In the past two months, students at the EarthRights School Mekong (ERSM) have been studying the impacts of large development projects, particularly dams, in the greater Mekong Region. Although funders of dams state that dams positively develop countries and reduce poverty, in reality, the result is often quite negative, particularly for rural and indigenous populations.
Large scale dams have been shown to flood villages, force people to resettle, and decreases food security by depleting fish species and flooding farmland. In addition, the energy that is generated from the dams often benefits only residents in larger cities.
The ERSM students have also learned that our dependency on non-renewable resources such as coal and oil is just as harmful. Fossil fuels have polluted our air and water, contributed to climate change, and cause respiratory illnesses.
So how can we get energy that is sustainable, clean, and renewable? This is where our recent trip to Mae Kham Pong comes in. Mae Kham Pong is a village one hour north of Chiang Mai, which has been operating a micro hydropower dam for the last 30 years. The micro hydropower dam was built after the villagers told the government that they wanted electricity for their homes and schools. The Ministry of Alternative Power helped to partially fund the micro hydropower dam, to be built on the village stream. The villagers labored and built the dam themselves. It consists of a power/control house and two generators that produce a total of 40 kw. That provides enough energy to light each home and because of the dam’s small size, it has no negative impact on the environment.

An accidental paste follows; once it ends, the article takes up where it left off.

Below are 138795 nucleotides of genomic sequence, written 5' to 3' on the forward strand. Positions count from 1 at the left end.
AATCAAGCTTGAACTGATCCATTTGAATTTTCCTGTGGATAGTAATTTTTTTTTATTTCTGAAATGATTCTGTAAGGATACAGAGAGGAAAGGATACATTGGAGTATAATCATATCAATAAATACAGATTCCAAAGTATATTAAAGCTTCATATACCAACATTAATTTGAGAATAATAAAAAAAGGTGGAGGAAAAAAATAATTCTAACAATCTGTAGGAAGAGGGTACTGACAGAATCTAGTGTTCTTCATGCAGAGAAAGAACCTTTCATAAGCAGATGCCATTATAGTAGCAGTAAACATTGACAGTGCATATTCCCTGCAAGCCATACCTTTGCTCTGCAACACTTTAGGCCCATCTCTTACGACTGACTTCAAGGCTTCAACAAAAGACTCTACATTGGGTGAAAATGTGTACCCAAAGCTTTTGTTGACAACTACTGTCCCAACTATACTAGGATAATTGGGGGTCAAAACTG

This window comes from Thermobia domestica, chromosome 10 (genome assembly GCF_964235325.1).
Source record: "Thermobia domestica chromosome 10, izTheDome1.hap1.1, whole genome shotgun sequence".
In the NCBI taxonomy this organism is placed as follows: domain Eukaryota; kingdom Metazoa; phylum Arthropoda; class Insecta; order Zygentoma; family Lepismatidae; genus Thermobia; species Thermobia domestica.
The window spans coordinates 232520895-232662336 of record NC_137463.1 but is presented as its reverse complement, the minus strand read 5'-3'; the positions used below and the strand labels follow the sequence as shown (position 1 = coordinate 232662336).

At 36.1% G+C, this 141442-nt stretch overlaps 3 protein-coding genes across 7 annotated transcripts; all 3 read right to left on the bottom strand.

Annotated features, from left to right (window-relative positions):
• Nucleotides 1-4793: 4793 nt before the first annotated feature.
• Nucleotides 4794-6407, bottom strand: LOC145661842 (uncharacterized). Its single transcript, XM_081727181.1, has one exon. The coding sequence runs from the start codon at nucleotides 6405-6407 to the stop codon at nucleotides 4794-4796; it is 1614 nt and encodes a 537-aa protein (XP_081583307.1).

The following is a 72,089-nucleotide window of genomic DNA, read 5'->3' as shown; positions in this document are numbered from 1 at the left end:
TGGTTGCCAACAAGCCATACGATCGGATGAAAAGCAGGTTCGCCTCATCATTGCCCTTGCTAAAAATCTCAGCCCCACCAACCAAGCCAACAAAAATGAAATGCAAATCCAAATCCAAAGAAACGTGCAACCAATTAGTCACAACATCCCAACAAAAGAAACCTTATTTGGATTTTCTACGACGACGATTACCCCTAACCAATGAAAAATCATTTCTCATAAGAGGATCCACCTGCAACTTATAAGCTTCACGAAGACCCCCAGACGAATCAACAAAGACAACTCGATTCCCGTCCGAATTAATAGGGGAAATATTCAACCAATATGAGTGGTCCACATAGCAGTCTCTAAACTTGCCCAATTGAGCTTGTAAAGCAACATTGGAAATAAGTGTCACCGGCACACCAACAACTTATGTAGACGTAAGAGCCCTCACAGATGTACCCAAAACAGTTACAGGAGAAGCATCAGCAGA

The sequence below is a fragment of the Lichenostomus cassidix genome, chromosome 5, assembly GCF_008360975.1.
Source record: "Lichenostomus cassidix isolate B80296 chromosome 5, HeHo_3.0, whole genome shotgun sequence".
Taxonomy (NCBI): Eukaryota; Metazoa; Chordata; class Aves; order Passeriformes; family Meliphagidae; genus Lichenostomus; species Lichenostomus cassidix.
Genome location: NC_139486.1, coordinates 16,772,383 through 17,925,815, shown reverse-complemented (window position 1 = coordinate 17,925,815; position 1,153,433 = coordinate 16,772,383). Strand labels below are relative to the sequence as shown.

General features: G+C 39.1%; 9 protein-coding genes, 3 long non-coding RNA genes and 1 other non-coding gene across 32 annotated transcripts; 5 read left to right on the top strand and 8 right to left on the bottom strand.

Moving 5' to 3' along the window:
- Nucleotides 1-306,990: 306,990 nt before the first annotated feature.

“Mae Kham Pong is a skillful community. The village is a successful example of alternative energy with a micro-hydro dam and ecotourism. When I met with the villagers, I sensed the confidence in their village.” –Burmese Student
“The villagers have a high awareness of sustainable development. I was really impressed by their micro-hydro dam and the way they have managed to maintain their community forest and preserve their culture and life style.” –Vietnamese Student
Mae Kham Pong was a good example of decentralized and sustainable, alternative energy that does not destroy the environment and displace people.
“After the Mae Kham Pong trip, I have realized that a big dam is not the only way the government can produce electricity. There are many other ways to produce it. In order to save the earth and protect people, governments should find alternative energy sources such as solar and wind to sustain people’s livelihood. Whenever we see a beautiful forest and nature, we always smile, appreciate it, and take photos of it. Likewise, the forest wants keep its charm and sustain and give back to the people as well.” -Cambodian Student
This post was contributed by an anonymous volunteer at the EarthRights School Mekong (ERSM).